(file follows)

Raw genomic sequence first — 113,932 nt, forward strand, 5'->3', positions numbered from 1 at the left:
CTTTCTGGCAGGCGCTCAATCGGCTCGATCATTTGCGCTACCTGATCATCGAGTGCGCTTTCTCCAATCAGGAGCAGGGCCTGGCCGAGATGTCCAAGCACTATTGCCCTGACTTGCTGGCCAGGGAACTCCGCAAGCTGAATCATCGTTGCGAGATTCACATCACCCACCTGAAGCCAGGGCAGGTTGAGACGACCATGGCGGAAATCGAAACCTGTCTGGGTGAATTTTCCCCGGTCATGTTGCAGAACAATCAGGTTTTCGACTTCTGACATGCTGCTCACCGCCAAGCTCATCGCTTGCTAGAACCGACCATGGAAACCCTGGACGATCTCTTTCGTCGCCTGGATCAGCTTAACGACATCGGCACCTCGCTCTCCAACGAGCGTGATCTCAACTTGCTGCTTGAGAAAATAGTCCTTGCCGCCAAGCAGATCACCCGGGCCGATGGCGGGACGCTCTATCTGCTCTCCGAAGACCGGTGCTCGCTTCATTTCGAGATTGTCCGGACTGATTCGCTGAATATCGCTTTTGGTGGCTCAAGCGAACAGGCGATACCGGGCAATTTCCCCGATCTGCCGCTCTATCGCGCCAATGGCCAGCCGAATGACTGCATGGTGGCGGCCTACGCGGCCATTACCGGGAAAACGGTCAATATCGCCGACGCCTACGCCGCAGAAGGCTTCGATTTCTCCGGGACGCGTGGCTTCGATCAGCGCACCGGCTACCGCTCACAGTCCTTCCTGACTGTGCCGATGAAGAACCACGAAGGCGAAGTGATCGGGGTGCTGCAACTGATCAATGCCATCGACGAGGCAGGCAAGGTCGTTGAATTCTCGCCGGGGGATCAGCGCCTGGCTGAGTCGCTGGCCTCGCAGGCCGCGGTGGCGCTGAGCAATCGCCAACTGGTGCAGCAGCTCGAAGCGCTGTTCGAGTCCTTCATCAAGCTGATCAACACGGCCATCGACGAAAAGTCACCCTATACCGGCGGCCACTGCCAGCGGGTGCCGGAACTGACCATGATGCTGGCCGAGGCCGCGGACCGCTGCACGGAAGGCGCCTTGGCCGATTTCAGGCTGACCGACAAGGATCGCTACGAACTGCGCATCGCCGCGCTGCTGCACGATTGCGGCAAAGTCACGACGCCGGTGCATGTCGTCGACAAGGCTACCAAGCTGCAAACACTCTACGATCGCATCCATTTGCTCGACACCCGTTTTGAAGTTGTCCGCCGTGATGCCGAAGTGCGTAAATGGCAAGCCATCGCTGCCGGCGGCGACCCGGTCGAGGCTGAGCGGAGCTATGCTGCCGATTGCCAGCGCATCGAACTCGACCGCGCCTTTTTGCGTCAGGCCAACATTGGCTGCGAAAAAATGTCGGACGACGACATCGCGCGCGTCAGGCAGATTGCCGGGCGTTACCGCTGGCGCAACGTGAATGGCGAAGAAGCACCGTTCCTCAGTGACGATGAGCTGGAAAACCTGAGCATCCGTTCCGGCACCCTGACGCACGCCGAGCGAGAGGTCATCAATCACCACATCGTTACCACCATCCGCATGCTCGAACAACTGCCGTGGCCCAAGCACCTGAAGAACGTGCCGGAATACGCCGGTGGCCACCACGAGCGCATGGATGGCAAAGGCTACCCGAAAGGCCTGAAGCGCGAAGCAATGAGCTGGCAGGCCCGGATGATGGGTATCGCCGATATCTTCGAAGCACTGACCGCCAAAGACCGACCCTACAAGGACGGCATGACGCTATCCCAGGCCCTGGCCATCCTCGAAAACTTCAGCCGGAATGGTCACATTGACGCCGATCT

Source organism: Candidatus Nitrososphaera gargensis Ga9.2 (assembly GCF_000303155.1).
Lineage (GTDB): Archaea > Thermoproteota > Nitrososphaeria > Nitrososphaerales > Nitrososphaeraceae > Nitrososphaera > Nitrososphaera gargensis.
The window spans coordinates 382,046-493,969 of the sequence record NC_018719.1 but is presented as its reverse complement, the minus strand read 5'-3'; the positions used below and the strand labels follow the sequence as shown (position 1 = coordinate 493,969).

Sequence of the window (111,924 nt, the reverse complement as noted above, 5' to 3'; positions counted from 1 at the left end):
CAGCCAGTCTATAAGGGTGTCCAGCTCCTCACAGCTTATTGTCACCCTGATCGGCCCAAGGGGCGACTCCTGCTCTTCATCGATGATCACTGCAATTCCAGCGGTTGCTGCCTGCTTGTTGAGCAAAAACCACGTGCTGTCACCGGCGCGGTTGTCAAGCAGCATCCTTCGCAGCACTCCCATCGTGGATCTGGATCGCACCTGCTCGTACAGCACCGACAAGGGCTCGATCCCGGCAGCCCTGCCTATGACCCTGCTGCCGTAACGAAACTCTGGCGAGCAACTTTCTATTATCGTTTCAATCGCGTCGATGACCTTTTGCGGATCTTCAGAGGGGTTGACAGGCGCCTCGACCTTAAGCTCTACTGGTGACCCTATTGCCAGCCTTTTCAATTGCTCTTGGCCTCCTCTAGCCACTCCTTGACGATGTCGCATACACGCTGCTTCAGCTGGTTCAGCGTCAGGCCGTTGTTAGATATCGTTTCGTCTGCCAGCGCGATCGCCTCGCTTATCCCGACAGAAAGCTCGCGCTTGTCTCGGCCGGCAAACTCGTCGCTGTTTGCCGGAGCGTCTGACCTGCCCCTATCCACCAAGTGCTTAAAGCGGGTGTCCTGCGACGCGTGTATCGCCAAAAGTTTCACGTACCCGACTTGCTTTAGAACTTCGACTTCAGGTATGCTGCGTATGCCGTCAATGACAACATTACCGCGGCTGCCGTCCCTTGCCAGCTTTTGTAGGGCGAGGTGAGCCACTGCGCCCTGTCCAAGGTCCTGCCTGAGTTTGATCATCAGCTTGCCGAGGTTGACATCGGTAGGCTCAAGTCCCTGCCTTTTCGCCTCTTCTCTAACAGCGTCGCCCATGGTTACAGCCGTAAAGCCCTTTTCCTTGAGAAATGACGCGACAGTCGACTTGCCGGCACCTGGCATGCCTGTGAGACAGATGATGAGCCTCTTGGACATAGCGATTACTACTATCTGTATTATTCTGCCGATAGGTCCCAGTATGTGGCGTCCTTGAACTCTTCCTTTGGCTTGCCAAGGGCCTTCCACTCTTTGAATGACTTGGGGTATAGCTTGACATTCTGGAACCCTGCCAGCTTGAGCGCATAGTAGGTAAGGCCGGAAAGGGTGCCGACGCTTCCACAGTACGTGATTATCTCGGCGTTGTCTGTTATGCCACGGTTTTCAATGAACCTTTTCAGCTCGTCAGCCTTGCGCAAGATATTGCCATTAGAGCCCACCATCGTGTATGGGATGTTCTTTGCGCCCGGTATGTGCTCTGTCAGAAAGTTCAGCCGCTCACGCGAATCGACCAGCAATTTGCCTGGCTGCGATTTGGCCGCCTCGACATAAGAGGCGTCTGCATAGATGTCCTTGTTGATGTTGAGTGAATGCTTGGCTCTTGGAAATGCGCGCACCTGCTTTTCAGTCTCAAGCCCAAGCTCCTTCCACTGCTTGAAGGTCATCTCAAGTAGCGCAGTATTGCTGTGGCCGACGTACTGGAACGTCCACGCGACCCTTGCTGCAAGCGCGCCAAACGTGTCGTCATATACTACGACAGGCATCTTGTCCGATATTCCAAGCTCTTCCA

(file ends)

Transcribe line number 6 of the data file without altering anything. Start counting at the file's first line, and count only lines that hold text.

Sequence of the window (111,924 nt, the reverse complement as noted above, 5' to 3'; positions counted from 1 at the left end):